- Napoleon Bonaparte
- Julius Caesar
- George C. Marshall
- Golda Meir
- Carl Sagan
- Edward Teller
- Margaret Thatcher
Mastermind – INTJ Personality
Introverted Intuitive Thinking Judging type
All Rationals are good at planning operations, but Masterminds are head and shoulders above all the rest in contingency planning. Complex operations involve many steps or stages, one following another in a necessary progression, and Masterminds are naturally able to grasp how each one leads to the next, and to prepare alternatives for difficulties that are likely to arise any step of the way. Trying to anticipate every contingency, Masterminds never set off on their current project without a Plan A firmly in mind, but they are always prepared to switch to Plan B or C or D if need be.
Masterminds are rare, comprising no more than one to two percent of the population, and they are rarely encountered outside their office, factory, school, or laboratory. Although they are highly capable leaders, Masterminds are not at all eager to take command, preferring to stay in the background until others demonstrate their inability to lead. Once they take charge, however, they are thoroughgoing pragmatists. Masterminds are certain that efficiency is indispensable in a well-run organization, and if they encounter inefficiency — any waste of human and material resources — they are quick to realign operations and reassign personnel. Masterminds do not feel bound by established rules and procedures, and traditional authority does not impress them, nor do slogans or catchwords. Only ideas that make sense to them are adopted; those that don’t, aren’t, no matter who thought of them. Remember, their aim is always maximum efficiency.
In their careers, Masterminds usually rise to positions of responsibility, for they work long and hard and are dedicated in their pursuit of goals, sparing neither their own time and effort nor that of their colleagues and employees. Problem-solving is highly stimulating to Masterminds, who love responding to tangled systems that require careful sorting out. Ordinarily, they verbalize the positive and avoid comments of a negative nature; they are more interested in moving an organization forward than dwelling on mistakes of the past.
Masterminds tend to be much more definite and self-confident than other Rationals, having usually developed a very strong will. Decisions come easily to them; in fact, they can hardly rest until they have things settled and decided. But before they decide anything, they must do the research. Masterminds are highly theoretical, but they insist on looking at all available data before they embrace an idea, and they are suspicious of any statement that is based on shoddy research, or that is not checked against reality.
- Walt Disney
- Ayn Rand
- Niels Bohr
- Dwight D. Eisenhower
- Ulysses S. Grant
- Stephen Hawking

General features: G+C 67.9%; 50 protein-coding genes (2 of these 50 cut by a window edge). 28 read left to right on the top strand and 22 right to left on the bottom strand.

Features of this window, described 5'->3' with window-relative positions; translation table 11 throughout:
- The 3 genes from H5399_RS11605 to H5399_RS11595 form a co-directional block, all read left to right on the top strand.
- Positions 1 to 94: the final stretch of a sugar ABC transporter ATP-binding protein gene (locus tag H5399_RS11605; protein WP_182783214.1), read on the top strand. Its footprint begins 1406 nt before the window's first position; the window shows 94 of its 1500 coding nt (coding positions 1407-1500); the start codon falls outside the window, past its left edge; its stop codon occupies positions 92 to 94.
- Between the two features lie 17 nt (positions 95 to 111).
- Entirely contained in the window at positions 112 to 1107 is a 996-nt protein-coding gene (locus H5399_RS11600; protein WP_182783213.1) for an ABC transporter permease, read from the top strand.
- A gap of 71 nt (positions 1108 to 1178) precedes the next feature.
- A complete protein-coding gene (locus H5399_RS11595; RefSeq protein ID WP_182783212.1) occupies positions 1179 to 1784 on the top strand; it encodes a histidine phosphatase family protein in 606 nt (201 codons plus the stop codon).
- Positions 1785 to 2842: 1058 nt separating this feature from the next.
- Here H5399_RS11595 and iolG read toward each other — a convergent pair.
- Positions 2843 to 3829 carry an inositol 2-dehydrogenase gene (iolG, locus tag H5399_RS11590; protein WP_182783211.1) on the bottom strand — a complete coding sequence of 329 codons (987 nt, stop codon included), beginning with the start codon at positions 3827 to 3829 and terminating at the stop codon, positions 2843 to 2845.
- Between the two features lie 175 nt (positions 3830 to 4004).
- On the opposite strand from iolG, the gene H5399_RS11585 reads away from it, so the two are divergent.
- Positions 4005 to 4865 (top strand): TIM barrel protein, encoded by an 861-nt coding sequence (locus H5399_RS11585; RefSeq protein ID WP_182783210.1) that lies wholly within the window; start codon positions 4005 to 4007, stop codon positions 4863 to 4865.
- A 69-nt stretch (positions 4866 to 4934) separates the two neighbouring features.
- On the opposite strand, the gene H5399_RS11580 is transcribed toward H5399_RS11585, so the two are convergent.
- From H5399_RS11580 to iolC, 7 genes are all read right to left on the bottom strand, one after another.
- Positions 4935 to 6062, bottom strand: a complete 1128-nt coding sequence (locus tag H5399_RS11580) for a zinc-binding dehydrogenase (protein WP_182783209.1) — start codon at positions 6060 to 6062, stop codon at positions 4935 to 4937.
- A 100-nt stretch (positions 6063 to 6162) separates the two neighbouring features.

- Lise Meitner
- Friedrich Nietzsche
- Isaac Newton
Inventor – ENTP Personality
Extraverted Intuitive Thinking Perceiving type
Inventors begin building gadgets and mechanisms as young children, and never really stop, though as adults they will turn their inventiveness to many kinds of organizations, social as well as mechanical. There aren’t many Inventors, say about two percent of the population, but they have great impact on our everyday lives. With their innovative, entrepreneurial spirit, Inventors are always on the lookout for a better way, always eyeing new projects, new enterprises, new processes. Always aiming to “build a better mousetrap.”Inventors are keenly pragmatic, and often become expert at devising the most effective means to accomplish their ends. They are the most reluctant of all the types to do things in a particular manner just because that’s the way they have been done. As a result, they often bring fresh, new approaches to their work and play. They are intensely curious and continuously probe for possibilities, especially when trying to solve complex problems. Inventors are filled with ideas, but value ideas only when they make possible actions and objects. Thus they see product design not as an end in itself, but as a means to an end, as a way of devising the prototype that works and that can be brought to market. Inventors are confident in their pragmatism, counting on their ability to find effective ways and means when they need them, rather than making a detailed blueprint in advance. A rough idea is all they need to feel ready to proceed into action.
Inventors often have a lively circle of friends and are interested in their ideas and activities. They are usually easy-going, seldom critical or carping. Inventors can be engaging conversationalists, able to express their own complicated ideas and to follow the ideas of others. When arguing issues, however, they may deliberately employ debate skills to the serious disadvantage of their opponents.
Inventors are usually non-conformists in the workplace, and can succeed in many areas as long as the job does not involve too much humdrum routine. They make good leaders on pilot projects that test their ingenuity. And they are skilled at engineering human relationships and human systems, quickly grasping the politics of institutions and always wanting to understand the people within the system rather than tell them what to do. No matter what their occupation, however, Inventors display an extraordinary talent for rising to the demands of even the most impossible situations. “It can’t be done” is a challenge to an Inventor and elicits a reaction of “I can do it.”